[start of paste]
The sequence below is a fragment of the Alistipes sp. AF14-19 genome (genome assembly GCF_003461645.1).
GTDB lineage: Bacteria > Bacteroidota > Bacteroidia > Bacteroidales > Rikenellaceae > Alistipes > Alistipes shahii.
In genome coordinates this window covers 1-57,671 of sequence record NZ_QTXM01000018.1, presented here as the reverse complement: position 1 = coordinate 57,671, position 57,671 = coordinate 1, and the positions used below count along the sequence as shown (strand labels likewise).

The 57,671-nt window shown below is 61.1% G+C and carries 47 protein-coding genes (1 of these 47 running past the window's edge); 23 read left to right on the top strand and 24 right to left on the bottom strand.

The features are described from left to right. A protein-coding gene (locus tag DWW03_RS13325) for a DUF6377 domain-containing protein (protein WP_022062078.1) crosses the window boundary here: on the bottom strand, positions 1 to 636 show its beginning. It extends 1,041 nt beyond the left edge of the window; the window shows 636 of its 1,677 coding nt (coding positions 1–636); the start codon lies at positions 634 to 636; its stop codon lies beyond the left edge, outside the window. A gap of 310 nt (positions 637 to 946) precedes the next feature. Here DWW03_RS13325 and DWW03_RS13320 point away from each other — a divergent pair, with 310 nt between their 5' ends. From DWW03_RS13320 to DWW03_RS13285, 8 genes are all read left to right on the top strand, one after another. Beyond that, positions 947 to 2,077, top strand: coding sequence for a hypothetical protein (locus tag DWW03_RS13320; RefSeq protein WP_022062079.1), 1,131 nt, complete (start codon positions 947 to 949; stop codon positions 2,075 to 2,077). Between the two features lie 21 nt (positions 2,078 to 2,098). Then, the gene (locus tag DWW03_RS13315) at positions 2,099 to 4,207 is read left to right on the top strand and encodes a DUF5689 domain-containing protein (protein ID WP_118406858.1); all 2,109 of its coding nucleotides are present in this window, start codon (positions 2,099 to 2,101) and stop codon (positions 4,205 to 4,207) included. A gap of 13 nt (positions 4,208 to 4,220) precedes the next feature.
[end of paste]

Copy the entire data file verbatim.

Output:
The sequence below is a fragment of the Alistipes sp. AF14-19 genome (genome assembly GCF_003461645.1).
GTDB lineage: Bacteria > Bacteroidota > Bacteroidia > Bacteroidales > Rikenellaceae > Alistipes > Alistipes shahii.
In genome coordinates this window covers 1-57,671 of sequence record NZ_QTXM01000018.1, presented here as the reverse complement: position 1 = coordinate 57,671, position 57,671 = coordinate 1, and the positions used below count along the sequence as shown (strand labels likewise).

The 57,671-nt window shown below is 61.1% G+C and carries 47 protein-coding genes (1 of these 47 running past the window's edge); 23 read left to right on the top strand and 24 right to left on the bottom strand.

The features are described from left to right. A protein-coding gene (locus tag DWW03_RS13325) for a DUF6377 domain-containing protein (protein WP_022062078.1) crosses the window boundary here: on the bottom strand, positions 1 to 636 show its beginning. It extends 1,041 nt beyond the left edge of the window; the window shows 636 of its 1,677 coding nt (coding positions 1–636); the start codon lies at positions 634 to 636; its stop codon lies beyond the left edge, outside the window. A gap of 310 nt (positions 637 to 946) precedes the next feature. Here DWW03_RS13325 and DWW03_RS13320 point away from each other — a divergent pair, with 310 nt between their 5' ends. From DWW03_RS13320 to DWW03_RS13285, 8 genes are all read left to right on the top strand, one after another. Beyond that, positions 947 to 2,077, top strand: coding sequence for a hypothetical protein (locus tag DWW03_RS13320; RefSeq protein WP_022062079.1), 1,131 nt, complete (start codon positions 947 to 949; stop codon positions 2,075 to 2,077). Between the two features lie 21 nt (positions 2,078 to 2,098). Then, the gene (locus tag DWW03_RS13315) at positions 2,099 to 4,207 is read left to right on the top strand and encodes a DUF5689 domain-containing protein (protein ID WP_118406858.1); all 2,109 of its coding nucleotides are present in this window, start codon (positions 2,099 to 2,101) and stop codon (positions 4,205 to 4,207) included. A gap of 13 nt (positions 4,208 to 4,220) precedes the next feature.